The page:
The ‘environment’ is central to all economic activity, everywhere, always. However, GVC scholars have paid only minimal attention to the environment and its formative role in structuring GVCs and interfirm relations, as well as their socio-ecological manifestations. The outcome, the authors suggest, is an important blind spot in GVC scholars’ understanding of how interfirm power relations can actually play out. To help turn scholars’ focus to the analytical opportunities that attention to the environment can offer, the authors identify and review small, but growing, groups of literature that bridge GVCs and the environment around the following thematic areas: (1) materiality; (2) environmental upgrading; (3) waste and post-consumption; and (4) culture and ecology in networks of global production. They note that these four areas are rarely in conversation with each other, though an emerging body of work is building from the advances of each to explore empirically and theorize the constitutive role of the environment in GVCs. They review these integrative efforts in the final section of the chapter, highlighting how they enhance our understandings of GVCs and ‘the environment’ as they intersect with distributive dynamics and unequal power relations that have long been central sites of query in GVC scholarship.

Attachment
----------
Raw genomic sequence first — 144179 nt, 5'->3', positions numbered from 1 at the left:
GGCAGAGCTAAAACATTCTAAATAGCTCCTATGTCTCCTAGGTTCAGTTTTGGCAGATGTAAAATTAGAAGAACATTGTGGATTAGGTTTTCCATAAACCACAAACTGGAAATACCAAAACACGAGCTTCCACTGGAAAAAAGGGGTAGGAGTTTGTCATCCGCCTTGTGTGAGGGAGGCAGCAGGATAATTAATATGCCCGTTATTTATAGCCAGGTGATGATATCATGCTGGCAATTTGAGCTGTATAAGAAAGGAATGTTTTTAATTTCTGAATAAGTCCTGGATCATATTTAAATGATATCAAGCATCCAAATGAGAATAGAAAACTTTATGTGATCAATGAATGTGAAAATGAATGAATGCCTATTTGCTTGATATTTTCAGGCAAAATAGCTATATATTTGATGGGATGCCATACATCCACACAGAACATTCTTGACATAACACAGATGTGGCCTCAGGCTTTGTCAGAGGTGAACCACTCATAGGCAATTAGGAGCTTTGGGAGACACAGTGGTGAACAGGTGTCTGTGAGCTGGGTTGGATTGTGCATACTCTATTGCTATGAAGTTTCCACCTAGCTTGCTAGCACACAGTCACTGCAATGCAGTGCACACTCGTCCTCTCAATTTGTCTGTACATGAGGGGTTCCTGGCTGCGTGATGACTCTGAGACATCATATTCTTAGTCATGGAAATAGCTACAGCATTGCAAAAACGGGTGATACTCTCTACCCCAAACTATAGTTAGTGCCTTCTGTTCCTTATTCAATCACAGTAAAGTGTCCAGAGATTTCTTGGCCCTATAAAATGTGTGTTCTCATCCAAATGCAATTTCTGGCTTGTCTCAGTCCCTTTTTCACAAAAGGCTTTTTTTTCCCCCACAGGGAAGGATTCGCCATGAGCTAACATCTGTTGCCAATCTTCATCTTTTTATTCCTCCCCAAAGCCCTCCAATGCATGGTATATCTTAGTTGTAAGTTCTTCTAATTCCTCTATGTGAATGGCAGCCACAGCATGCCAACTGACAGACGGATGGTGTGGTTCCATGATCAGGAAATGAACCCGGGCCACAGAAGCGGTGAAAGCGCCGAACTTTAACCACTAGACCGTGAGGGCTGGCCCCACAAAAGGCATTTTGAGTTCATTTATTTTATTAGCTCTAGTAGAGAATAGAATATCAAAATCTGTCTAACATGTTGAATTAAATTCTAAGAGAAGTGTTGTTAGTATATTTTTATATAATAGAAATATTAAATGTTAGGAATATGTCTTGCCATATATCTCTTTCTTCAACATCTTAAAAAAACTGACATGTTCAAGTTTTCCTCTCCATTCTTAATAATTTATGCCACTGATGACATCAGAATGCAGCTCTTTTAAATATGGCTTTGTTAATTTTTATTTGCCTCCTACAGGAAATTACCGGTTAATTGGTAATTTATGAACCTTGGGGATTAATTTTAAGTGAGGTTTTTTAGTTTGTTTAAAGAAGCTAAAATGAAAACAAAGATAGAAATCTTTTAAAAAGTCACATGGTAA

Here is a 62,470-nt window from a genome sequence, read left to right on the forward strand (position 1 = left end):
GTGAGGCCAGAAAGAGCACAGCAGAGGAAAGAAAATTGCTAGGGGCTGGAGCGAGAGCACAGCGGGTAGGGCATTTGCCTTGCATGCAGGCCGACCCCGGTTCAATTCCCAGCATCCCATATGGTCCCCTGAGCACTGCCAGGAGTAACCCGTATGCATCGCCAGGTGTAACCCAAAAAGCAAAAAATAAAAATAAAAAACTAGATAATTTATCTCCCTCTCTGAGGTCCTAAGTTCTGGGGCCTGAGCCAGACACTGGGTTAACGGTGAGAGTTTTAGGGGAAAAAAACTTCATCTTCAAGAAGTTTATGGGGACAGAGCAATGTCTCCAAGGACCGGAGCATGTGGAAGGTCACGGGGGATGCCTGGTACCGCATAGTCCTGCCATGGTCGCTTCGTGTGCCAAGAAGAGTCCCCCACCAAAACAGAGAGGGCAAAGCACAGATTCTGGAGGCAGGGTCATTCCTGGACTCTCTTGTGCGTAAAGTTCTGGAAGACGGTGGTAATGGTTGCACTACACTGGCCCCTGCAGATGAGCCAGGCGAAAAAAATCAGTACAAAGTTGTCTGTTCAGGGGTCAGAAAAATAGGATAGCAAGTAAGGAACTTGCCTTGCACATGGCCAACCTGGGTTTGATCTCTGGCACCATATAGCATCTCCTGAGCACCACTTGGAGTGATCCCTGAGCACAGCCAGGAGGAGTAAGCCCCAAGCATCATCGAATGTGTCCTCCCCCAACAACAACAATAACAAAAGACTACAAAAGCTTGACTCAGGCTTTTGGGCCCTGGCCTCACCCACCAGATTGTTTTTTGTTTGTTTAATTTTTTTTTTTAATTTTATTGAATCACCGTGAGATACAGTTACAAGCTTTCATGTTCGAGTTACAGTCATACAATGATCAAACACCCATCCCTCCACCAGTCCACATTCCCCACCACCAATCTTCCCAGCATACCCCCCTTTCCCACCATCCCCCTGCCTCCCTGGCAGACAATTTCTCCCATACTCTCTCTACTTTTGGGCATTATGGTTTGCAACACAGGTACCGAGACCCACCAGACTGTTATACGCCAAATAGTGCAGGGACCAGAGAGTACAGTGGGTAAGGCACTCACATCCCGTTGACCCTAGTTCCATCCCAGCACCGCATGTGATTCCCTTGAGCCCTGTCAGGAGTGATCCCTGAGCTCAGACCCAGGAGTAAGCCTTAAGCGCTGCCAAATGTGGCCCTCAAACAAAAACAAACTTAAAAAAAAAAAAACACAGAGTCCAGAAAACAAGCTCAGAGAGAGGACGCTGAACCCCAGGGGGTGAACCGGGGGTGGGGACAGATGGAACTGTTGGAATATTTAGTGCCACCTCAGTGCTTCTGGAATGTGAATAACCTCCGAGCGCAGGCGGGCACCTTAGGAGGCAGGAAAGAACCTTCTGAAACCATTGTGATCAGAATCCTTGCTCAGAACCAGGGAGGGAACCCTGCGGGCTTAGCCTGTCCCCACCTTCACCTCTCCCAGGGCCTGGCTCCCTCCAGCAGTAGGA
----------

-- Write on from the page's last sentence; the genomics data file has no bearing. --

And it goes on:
Liam Campling and Elizabeth Havice
Liam Campling and Benjamin Selwyn
Global commodity chain, global value chain and global production network (GCC/GVC/GPN) approaches (here simply labelled GVC analysis) are part and parcel of mainstream development theory and practice. This chapter introduces and discusses critically these approaches. It: (1) describes their utility in understanding globalizing processes; (2) traces their lineage and evolution; (3) highlights and explains their key concepts; (4) illuminates some of their limitations; and (5) identifies ways in which they can be advanced further.